Prevention. There are things students and teachers can do to prevent the spread of bed bugs, like placing coats and book bags into individual plastic containers or bags, and carrying as few items as possible from home to school. Never throw coats or book bags on the floor, bed or couch. Book bags and jackets should be treated in a hot dryer for 30 minutes once a week, especially if the school has had a recent bed bug sighting.

placement of bookbag into plastic bin

Just because bed bugs are tiny doesn’t mean they don’t pose a big threat. Following these tips, educating staff and parents, and having an effective pest management plan can go a long way in reducing the number and intensity of bed bug infestations. It also will certainly reduce the spread of bed bug hysteria when an incident does occur.

About the author: Marcia Anderson is with EPA’s Center of Expertise for School IPM in Dallas, Texas. She holds a PhD in Environmental Management from Montclair State University along with degrees in Biology, Environmental Design, Landscape Architecture, and Instruction and Curriculum. Marcia was formerly with the EPA New York Pesticides Program and has been a professor of Earth and Environmental Studies, at several universities.

Editor's Note: The opinions expressed here are those of the author. They do not reflect EPA policy, endorsement, or action, and EPA does not verify the accuracy or science of the contents of the blog.

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A Mother and Her Son Deal with Bed Bugs.

By Marcia Anderson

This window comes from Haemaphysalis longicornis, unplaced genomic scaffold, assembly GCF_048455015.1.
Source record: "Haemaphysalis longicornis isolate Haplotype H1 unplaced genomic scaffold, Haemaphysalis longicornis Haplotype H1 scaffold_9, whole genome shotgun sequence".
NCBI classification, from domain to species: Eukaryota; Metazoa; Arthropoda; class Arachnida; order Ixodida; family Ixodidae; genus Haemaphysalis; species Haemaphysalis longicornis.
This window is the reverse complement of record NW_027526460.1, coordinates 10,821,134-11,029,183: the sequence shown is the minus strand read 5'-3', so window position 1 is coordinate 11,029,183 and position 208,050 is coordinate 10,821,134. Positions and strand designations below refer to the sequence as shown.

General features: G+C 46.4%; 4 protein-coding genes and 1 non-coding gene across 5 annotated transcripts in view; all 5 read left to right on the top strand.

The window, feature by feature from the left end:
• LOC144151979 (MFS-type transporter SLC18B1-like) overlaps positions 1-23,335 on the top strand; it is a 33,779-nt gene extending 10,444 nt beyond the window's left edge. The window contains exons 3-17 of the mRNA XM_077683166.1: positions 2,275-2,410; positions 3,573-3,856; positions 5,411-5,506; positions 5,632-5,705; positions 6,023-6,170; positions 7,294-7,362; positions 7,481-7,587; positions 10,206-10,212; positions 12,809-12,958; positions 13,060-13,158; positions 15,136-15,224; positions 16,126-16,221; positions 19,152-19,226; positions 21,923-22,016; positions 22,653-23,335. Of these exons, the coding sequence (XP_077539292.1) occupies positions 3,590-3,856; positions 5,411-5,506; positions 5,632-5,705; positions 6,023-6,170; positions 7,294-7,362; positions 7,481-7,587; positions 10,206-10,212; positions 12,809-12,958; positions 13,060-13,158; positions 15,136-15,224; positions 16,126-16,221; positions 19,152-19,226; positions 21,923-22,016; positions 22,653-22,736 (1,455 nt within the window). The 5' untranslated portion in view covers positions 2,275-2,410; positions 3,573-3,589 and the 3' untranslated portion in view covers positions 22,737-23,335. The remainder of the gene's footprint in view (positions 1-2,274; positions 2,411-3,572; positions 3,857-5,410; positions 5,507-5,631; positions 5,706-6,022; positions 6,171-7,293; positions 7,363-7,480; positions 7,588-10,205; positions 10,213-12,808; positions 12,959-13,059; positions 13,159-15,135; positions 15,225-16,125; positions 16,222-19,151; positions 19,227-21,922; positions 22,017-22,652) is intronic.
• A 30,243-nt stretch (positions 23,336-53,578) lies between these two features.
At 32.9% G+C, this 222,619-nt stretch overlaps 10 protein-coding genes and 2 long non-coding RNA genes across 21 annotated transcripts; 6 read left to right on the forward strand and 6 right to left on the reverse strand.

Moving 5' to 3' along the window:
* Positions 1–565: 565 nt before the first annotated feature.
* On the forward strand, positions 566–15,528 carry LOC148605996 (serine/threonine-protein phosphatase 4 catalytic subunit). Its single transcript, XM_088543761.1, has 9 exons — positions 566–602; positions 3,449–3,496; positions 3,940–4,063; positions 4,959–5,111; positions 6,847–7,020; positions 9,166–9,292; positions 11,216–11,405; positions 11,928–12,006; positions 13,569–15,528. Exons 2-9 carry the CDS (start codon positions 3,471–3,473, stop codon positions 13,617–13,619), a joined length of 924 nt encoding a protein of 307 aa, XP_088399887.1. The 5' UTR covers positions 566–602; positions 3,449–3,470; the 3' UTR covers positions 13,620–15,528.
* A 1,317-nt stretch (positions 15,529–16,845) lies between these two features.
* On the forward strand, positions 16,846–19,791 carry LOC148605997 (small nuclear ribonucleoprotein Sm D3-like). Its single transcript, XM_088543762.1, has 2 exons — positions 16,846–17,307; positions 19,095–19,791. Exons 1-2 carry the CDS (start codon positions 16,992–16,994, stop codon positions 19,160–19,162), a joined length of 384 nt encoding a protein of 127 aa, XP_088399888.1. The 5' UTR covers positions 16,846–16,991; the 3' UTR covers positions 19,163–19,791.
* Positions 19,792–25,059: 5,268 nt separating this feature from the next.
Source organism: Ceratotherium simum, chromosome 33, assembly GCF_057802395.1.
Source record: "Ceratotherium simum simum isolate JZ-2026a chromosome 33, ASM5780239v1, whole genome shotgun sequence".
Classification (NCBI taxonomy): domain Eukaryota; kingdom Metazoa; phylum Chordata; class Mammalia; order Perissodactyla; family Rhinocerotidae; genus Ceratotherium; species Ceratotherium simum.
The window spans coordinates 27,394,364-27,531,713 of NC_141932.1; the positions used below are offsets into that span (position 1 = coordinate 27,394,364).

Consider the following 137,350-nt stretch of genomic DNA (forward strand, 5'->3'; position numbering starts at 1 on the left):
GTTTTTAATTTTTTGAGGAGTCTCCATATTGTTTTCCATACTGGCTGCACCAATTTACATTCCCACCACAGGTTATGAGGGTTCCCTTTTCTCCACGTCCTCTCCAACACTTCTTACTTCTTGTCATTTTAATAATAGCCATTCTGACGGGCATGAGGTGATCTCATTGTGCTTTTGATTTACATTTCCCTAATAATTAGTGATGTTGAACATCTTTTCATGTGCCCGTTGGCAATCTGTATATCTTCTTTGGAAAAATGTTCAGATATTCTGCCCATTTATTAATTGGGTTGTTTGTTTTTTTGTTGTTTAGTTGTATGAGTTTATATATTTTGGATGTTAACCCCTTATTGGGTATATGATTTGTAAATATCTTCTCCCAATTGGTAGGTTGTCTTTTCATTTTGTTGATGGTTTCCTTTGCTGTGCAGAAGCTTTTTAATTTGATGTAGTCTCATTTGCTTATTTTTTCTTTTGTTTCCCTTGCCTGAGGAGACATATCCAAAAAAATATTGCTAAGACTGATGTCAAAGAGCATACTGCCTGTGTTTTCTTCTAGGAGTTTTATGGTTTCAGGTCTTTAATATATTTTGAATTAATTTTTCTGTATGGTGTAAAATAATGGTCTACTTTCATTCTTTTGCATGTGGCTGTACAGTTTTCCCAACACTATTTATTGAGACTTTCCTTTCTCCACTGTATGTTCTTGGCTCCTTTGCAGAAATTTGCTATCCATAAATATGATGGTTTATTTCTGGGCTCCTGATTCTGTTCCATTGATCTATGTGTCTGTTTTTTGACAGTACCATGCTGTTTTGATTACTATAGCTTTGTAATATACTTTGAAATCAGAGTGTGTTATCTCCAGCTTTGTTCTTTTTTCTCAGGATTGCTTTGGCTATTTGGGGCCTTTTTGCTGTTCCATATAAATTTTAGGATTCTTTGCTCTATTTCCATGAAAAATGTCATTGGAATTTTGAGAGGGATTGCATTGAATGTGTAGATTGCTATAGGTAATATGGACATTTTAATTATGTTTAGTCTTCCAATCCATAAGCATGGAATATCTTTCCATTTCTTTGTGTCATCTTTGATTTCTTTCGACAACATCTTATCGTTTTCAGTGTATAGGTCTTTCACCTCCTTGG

Bed bug up close - Photo Credit: Piotr Naskrecki

Bed bug up close – Photo Credit: Piotr Naskrecki

As a former EPA Regional bed bug consultant, I still occasionally receive calls to assist people with bed bug related issues. A few months ago, I answered several calls and emails from Mattie, a distraught mom who not only had a bed bug infestation, but had received questionable advice about bed bug control that affected her son’s health. Here is her story.

Mattie discovered she had a bed bug problem when her nine year old grandson went back home with his parents with bumps and swollen arms and legs. His parents took him to the emergency room, where he was diagnosed with having an allergic reaction to bites from some bugs. Mattie’s son, Peter, was also bitten and showed allergic symptoms. Peter suffers from chronic respiratory issues.

They soon discovered that the bites were likely from bed bugs that they found when looking around the apartment. The bed bugs were seen coming out of a crevice in the wall above Peter’s bed. That wall, unknown to Mattie’s family at the time, is adjacent to another apartment that was recently found to have bed bugs.

The landlord instructed Mattie to wash EVERYTHING and gave her just five days to clean out her entire apartment. “We had to wash over 35 loads of clothing, bedding and everything else that had fabric. Peter and I were exhausted,” Mattie wrote in one of her emails.

In the meantime, the landlord arranged for a well-known pest control service to treat the apartment. Mattie reminded the landlord about Peter’s and her health concerns. The landlord told her that they could return to the apartment after it was sprayed and not to worry – the pest control company was professional and would not apply anything that wasn’t safe. The landlord also informed her that the pest control company said there was a severe care of bed bugs in Peter’s room but that no other rooms were infested. Peter’s mattress and bed would need to be thrown out.

Mattie and Peter were given a temporary hotel stay by a local aid agency because of their asthma. She found that four different pesticides had been applied in the apartment and that the pest control company would be returning in five days to check and re-spray.